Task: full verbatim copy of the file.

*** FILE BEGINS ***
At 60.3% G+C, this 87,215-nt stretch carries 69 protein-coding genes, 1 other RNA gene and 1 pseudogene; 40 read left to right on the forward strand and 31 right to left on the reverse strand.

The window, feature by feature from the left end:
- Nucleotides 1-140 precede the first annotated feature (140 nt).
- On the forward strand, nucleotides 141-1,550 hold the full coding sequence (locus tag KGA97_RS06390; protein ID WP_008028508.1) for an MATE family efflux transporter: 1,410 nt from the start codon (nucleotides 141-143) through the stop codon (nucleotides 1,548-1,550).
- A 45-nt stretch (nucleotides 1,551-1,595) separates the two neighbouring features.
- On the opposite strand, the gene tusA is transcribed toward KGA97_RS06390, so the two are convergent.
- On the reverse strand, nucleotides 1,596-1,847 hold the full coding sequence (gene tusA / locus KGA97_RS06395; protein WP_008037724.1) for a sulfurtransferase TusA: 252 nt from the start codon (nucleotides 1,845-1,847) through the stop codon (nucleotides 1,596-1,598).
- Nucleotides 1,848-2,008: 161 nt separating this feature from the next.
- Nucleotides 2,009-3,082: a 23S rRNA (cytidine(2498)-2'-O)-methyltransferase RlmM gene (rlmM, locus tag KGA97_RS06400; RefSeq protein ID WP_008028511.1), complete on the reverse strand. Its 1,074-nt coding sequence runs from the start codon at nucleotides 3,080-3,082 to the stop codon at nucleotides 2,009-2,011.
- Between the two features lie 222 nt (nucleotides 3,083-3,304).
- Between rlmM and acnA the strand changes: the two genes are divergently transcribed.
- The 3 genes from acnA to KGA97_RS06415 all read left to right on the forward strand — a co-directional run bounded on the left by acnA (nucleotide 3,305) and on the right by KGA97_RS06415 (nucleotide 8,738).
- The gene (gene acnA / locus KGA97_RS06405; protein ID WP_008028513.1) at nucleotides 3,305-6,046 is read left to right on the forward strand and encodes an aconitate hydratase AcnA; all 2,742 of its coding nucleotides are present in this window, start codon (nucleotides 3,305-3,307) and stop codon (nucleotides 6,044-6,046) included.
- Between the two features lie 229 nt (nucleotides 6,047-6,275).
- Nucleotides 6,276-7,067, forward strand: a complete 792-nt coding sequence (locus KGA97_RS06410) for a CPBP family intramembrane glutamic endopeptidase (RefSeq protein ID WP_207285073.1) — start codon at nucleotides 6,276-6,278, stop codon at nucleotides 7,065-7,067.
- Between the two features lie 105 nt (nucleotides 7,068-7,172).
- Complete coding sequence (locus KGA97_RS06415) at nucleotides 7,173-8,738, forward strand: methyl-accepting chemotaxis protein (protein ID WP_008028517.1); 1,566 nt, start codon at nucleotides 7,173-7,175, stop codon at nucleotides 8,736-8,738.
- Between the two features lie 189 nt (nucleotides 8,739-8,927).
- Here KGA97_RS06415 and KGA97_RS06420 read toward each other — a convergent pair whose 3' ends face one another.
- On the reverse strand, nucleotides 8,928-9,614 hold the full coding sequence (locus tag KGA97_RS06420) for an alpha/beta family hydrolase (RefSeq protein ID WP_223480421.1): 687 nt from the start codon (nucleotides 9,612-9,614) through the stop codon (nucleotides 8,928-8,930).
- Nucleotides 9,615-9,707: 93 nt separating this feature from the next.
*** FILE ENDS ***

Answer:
At 60.3% G+C, this 87,215-nt stretch carries 69 protein-coding genes, 1 other RNA gene and 1 pseudogene; 40 read left to right on the forward strand and 31 right to left on the reverse strand.

The window, feature by feature from the left end:
- Nucleotides 1-140 precede the first annotated feature (140 nt).
- On the forward strand, nucleotides 141-1,550 hold the full coding sequence (locus tag KGA97_RS06390; protein ID WP_008028508.1) for an MATE family efflux transporter: 1,410 nt from the start codon (nucleotides 141-143) through the stop codon (nucleotides 1,548-1,550).
- A 45-nt stretch (nucleotides 1,551-1,595) separates the two neighbouring features.
- On the opposite strand, the gene tusA is transcribed toward KGA97_RS06390, so the two are convergent.
- On the reverse strand, nucleotides 1,596-1,847 hold the full coding sequence (gene tusA / locus KGA97_RS06395; protein WP_008037724.1) for a sulfurtransferase TusA: 252 nt from the start codon (nucleotides 1,845-1,847) through the stop codon (nucleotides 1,596-1,598).
- Nucleotides 1,848-2,008: 161 nt separating this feature from the next.
- Nucleotides 2,009-3,082: a 23S rRNA (cytidine(2498)-2'-O)-methyltransferase RlmM gene (rlmM, locus tag KGA97_RS06400; RefSeq protein ID WP_008028511.1), complete on the reverse strand. Its 1,074-nt coding sequence runs from the start codon at nucleotides 3,080-3,082 to the stop codon at nucleotides 2,009-2,011.
- Between the two features lie 222 nt (nucleotides 3,083-3,304).
- Between rlmM and acnA the strand changes: the two genes are divergently transcribed.
- The 3 genes from acnA to KGA97_RS06415 all read left to right on the forward strand — a co-directional run bounded on the left by acnA (nucleotide 3,305) and on the right by KGA97_RS06415 (nucleotide 8,738).
- The gene (gene acnA / locus KGA97_RS06405; protein ID WP_008028513.1) at nucleotides 3,305-6,046 is read left to right on the forward strand and encodes an aconitate hydratase AcnA; all 2,742 of its coding nucleotides are present in this window, start codon (nucleotides 3,305-3,307) and stop codon (nucleotides 6,044-6,046) included.
- Between the two features lie 229 nt (nucleotides 6,047-6,275).
- Nucleotides 6,276-7,067, forward strand: a complete 792-nt coding sequence (locus KGA97_RS06410) for a CPBP family intramembrane glutamic endopeptidase (RefSeq protein ID WP_207285073.1) — start codon at nucleotides 6,276-6,278, stop codon at nucleotides 7,065-7,067.
- Between the two features lie 105 nt (nucleotides 7,068-7,172).
- Complete coding sequence (locus KGA97_RS06415) at nucleotides 7,173-8,738, forward strand: methyl-accepting chemotaxis protein (protein ID WP_008028517.1); 1,566 nt, start codon at nucleotides 7,173-7,175, stop codon at nucleotides 8,736-8,738.
- Between the two features lie 189 nt (nucleotides 8,739-8,927).
- Here KGA97_RS06415 and KGA97_RS06420 read toward each other — a convergent pair whose 3' ends face one another.
- On the reverse strand, nucleotides 8,928-9,614 hold the full coding sequence (locus tag KGA97_RS06420) for an alpha/beta family hydrolase (RefSeq protein ID WP_223480421.1): 687 nt from the start codon (nucleotides 9,612-9,614) through the stop codon (nucleotides 8,928-8,930).
- Nucleotides 9,615-9,707: 93 nt separating this feature from the next.